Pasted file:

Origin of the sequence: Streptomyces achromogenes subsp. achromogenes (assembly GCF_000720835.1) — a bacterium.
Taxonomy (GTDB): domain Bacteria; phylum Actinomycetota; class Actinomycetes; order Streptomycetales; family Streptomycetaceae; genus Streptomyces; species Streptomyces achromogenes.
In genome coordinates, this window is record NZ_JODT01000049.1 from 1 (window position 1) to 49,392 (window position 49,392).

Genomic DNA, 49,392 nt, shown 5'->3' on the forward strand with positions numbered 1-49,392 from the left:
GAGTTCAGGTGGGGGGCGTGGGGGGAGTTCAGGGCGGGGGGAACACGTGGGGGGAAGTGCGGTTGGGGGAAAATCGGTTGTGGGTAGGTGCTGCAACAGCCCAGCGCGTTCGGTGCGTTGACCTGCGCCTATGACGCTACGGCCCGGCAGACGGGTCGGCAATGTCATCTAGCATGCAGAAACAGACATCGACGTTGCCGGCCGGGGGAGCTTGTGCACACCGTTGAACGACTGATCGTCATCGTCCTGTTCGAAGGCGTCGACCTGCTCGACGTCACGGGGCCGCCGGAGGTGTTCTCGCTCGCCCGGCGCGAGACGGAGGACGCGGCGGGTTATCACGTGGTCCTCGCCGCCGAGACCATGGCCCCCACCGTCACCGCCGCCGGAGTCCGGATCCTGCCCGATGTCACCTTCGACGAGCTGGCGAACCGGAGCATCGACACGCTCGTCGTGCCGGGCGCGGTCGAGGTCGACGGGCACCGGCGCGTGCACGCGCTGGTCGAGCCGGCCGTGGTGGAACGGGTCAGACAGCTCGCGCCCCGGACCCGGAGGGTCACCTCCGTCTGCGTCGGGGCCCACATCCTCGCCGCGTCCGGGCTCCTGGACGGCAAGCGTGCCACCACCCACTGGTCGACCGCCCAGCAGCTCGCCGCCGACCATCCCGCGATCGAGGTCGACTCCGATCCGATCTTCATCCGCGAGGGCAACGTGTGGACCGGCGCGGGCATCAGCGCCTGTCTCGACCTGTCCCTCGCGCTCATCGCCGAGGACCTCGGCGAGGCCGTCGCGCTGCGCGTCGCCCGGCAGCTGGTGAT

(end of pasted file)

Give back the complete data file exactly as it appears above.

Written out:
Origin of the sequence: Streptomyces achromogenes subsp. achromogenes (assembly GCF_000720835.1) — a bacterium.
Taxonomy (GTDB): domain Bacteria; phylum Actinomycetota; class Actinomycetes; order Streptomycetales; family Streptomycetaceae; genus Streptomyces; species Streptomyces achromogenes.
In genome coordinates, this window is record NZ_JODT01000049.1 from 1 (window position 1) to 49,392 (window position 49,392).

Genomic DNA, 49,392 nt, shown 5'->3' on the forward strand with positions numbered 1-49,392 from the left:
GAGTTCAGGTGGGGGGCGTGGGGGGAGTTCAGGGCGGGGGGAACACGTGGGGGGAAGTGCGGTTGGGGGAAAATCGGTTGTGGGTAGGTGCTGCAACAGCCCAGCGCGTTCGGTGCGTTGACCTGCGCCTATGACGCTACGGCCCGGCAGACGGGTCGGCAATGTCATCTAGCATGCAGAAACAGACATCGACGTTGCCGGCCGGGGGAGCTTGTGCACACCGTTGAACGACTGATCGTCATCGTCCTGTTCGAAGGCGTCGACCTGCTCGACGTCACGGGGCCGCCGGAGGTGTTCTCGCTCGCCCGGCGCGAGACGGAGGACGCGGCGGGTTATCACGTGGTCCTCGCCGCCGAGACCATGGCCCCCACCGTCACCGCCGCCGGAGTCCGGATCCTGCCCGATGTCACCTTCGACGAGCTGGCGAACCGGAGCATCGACACGCTCGTCGTGCCGGGCGCGGTCGAGGTCGACGGGCACCGGCGCGTGCACGCGCTGGTCGAGCCGGCCGTGGTGGAACGGGTCAGACAGCTCGCGCCCCGGACCCGGAGGGTCACCTCCGTCTGCGTCGGGGCCCACATCCTCGCCGCGTCCGGGCTCCTGGACGGCAAGCGTGCCACCACCCACTGGTCGACCGCCCAGCAGCTCGCCGCCGACCATCCCGCGATCGAGGTCGACTCCGATCCGATCTTCATCCGCGAGGGCAACGTGTGGACCGGCGCGGGCATCAGCGCCTGTCTCGACCTGTCCCTCGCGCTCATCGCCGAGGACCTCGGCGAGGCCGTCGCGCTGCGCGTCGCCCGGCAGCTGGTGAT